Seaweed have long been known to release iodine into the atmosphere, which then act as nuclei around which clouds form. But why seaweed were storing iodine was a mystery. Now an international team of researchers has shown that large brown kelp store iodine in the form of iodide and release the ion in response to stress.

The iodide mops up reactive oxygen species and so protects the kelp from damage when its exposed to strong sunlight or in danger of drying out during low tides. That means the iodide is acting as the first known inorganic – and the most simple – antioxidant in any living system, according to the team.

Kelp

‘When kelp experience stress, for example when they are exposed to intense light, desiccation or atmospheric ozone during low tides, they very quickly begin to release large quantities of iodide from stores inside the tissues,’ explains lead author, Frithjof Küpper from the Scottish Association for Marine Science. ‘These ions detoxify ozone and other oxidants that could otherwise damage kelp, and, in the process, produce molecular iodine. Our new data provide a biological explanation why we can measure large amounts of iodine oxide and volatile halocarbons in the atmosphere above kelp beds and forests.’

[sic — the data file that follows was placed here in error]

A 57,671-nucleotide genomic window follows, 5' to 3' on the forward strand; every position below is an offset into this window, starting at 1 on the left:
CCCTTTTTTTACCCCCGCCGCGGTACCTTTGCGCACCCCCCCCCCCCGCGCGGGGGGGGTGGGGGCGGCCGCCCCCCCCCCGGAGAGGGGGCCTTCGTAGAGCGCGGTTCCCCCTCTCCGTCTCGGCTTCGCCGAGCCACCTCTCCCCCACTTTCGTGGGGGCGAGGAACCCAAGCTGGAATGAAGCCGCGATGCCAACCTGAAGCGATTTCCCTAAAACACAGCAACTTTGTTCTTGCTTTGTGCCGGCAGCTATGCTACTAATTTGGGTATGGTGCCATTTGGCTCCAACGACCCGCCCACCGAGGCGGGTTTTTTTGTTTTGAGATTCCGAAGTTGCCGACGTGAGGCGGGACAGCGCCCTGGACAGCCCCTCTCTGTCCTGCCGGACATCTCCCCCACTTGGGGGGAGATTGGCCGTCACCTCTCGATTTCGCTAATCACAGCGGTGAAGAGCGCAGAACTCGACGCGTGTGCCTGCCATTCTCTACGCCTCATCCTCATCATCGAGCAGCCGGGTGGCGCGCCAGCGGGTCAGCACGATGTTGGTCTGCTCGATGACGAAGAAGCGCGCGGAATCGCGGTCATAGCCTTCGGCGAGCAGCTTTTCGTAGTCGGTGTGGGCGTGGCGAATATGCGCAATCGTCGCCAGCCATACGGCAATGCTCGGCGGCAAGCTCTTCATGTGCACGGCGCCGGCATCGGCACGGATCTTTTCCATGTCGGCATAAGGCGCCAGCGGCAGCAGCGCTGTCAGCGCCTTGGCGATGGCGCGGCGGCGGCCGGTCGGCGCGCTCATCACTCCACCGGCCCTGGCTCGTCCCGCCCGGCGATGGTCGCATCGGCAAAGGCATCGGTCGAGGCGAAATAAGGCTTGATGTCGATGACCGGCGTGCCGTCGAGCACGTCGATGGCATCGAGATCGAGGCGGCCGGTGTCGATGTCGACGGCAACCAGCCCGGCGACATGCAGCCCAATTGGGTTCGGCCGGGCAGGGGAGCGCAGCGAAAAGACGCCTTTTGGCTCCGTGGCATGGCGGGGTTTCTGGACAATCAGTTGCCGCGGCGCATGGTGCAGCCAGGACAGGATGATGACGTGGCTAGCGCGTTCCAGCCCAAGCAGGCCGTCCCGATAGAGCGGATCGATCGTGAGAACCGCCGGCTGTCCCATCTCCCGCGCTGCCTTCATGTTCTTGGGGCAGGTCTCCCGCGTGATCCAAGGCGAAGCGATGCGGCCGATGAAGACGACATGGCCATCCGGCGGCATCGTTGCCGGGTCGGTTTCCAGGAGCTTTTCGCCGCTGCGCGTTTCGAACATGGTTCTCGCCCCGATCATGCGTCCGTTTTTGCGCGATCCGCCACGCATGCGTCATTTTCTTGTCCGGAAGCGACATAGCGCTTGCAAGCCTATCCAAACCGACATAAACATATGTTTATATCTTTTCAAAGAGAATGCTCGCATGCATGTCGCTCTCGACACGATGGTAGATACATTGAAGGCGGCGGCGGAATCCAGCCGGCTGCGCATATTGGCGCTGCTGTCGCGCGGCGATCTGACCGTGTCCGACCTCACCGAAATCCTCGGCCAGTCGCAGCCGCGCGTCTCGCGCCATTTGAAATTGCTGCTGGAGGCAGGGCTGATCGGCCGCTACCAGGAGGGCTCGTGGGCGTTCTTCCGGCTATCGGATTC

There are extensive kelp beds around rocky coastal areas in the UK, including the Hebrides, Robin Hood’s Bay and Anglesey, says Gordon McFiggans, an atmospheric scientist from the University of Manchester’s School of Earth, Atmospheric and Environmental Sciences (SEAES). ‘The increase in cloud condensation nuclei by kelps could lead to more extensive, longer lasting cloud cover in the coastal region – a much moodier, typically British coastal skyline,’ he says.

Iodide probably doesn’t have the same role in humans however – our bodies couldn’t cope with the high concentrations of iodine required. However Sebastiano Venturi has suggested that the iodine that accumulates in the thyroid may have originally had a role as an antioxidant.

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